My, my. Pope Francis has been ruffling quite a few feathers recently, hasn’t he? In addition to criticizing the global economic system for worshiping the “god called money,” it appears that his interview with America magazine has “deeply confused” faithful Catholics because his remarks give the impression that he doesn’t like “right-wing” Catholics.
At least that’s what John Zmirak writes in the American Conservative. He cites no specific passages either from Francis’s interview or from the affronted faithful. For now, I’ll take him at his word. In fact, his article is worth reading in its entirety because it provides additional context to the cultural challenges the West in general and the Church in particular are confronting. I’m not sure if I agree with everyone he writes. What I appreciated, however, was the manner in which he took up his disagreement with the pontiff honestly and charitably:
When [Pope Francis] says things that make us uncomfortable, we ought to be open to the likelihood that he’s saying something true that we’ve overlooked, maybe even presenting a truth we have tried to hide from. (Think of how disquieting some of Christ’s words are in the Gospels.) If even after reflection and prayer we feel sure that he’s wrong—as popes in their personal statements and human decisions have often been wrong in the past—we ought to remember Noah, and not act like scornful sons. We ought to greet papal mistakes with solemn sadness, earnest prayer, and respectful attempts at correction. It is in that spirit that I wish to comment on Pope Francis’s recent interview.
Personally, I’m not sure if Francis is criticizing the right per se. Yes, he said that he was never a “right-winger,” but that’s within his talking about how poor a leader while in Argentina:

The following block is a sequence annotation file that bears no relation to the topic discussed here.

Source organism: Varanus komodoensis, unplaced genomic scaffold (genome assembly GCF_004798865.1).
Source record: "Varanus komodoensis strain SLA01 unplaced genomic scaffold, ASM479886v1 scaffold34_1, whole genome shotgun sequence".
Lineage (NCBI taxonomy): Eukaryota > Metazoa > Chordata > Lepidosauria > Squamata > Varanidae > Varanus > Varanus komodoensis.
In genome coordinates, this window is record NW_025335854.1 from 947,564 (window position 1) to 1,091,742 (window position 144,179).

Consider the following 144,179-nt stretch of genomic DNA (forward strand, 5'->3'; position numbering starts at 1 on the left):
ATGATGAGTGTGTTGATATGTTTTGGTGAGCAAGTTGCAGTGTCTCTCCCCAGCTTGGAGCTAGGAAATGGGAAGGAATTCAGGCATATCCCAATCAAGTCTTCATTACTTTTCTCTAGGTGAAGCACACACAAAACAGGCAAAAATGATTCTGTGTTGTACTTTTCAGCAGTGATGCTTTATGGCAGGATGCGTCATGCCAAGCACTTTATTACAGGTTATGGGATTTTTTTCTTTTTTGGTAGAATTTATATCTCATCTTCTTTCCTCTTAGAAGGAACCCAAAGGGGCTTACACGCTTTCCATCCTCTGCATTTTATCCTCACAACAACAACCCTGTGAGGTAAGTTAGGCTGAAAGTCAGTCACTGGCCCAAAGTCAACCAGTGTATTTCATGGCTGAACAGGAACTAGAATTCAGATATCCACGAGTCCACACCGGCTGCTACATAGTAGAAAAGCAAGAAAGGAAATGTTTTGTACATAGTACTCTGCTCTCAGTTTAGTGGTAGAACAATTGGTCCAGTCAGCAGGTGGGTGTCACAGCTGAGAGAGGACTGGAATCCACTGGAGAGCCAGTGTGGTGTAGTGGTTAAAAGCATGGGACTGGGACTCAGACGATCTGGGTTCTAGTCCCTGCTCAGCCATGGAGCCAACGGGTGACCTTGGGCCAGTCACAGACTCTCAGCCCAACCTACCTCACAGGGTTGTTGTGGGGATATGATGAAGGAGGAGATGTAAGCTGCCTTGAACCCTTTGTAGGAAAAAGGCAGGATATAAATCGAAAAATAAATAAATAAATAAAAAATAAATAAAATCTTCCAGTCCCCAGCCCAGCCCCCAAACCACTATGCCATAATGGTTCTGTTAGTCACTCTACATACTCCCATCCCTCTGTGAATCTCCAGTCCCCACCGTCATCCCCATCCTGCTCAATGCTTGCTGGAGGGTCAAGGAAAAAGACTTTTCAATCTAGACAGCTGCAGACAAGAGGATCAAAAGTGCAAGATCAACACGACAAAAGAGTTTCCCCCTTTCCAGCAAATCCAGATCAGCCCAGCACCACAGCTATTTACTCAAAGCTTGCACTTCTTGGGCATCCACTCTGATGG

“In my experience as superior in the [Jesuit] Society, to be honest, I have not always behaved in that way—that is, I did not always do the necessary consultation. And this was not a good thing. My style of government as a Jesuit at the beginning had many faults. That was a difficult time for the Society: an entire generation of Jesuits had disappeared. Because of this I found myself provincial when I was still very young. I was only 36 years old. That was crazy. I had to deal with difficult situations, and I made my decisions abruptly and by myself. Yes, but I must add one thing: when I entrust something to someone, I totally trust that person. He or she must make a really big mistake before I rebuke that person. But despite this, eventually people get tired of authoritarianism.
“My authoritarian and quick manner of making decisions led me to have serious problems and to be accused of being ultraconservative. I lived a time of great interior crisis when I was in Cordova. To be sure, I have never been like Blessed Imelda [a goody-goody], but I have never been a right-winger. It was my authoritarian way of making decisions that created problems.
Zmirak places the “right-winger” comment in the appropriate context:
From what I have read, in Argentina, a swath of the folks who fought for the Latin Mass also supported the right-wing dictators down there—which means they winked at torture and murder, but their consciences proved too tender to countenance altar girls. I have met this kind of smug zealot up here in the U.S.—the guy you meet at the coffee hour who starts off with pro-life talk, then finds a way to assert that most abortionists are Jewish … and pretty soon he’s pressing on you poorly printed pamphlets that “prove” the Holocaust never happened. I used to argue with people like this, but it led nowhere. (Although I learned how to have some fun with them by “proving” that World War II was also a myth, and that all its “casualties” had really been abducted to serve as slaves in the Zionist tin mines on the Moon.)
Besides, it’s way beyond reason to expect the pontiff to like everyone he meets. Popes are people too. There’s a reason popes go to confession like any other Catholic ought to. I just can’t get too excited about a pope liking this group and not another. So long as he praises and glorifies Him, and proclaims the Gospel at all times, that’s what matters.
The most fascinating aspect of Francis is that he’s bringing an opportunity for genuine dialogue within the Church. By dialogue, I mean not only being able to speak, but also willing to listen. I have no reason to think that the Pope is not attuned to how people react to what he says. So long as the dialogue continues in the manner that Zmirak speaks, we may find ourselves in the midst of a springtime within the Church.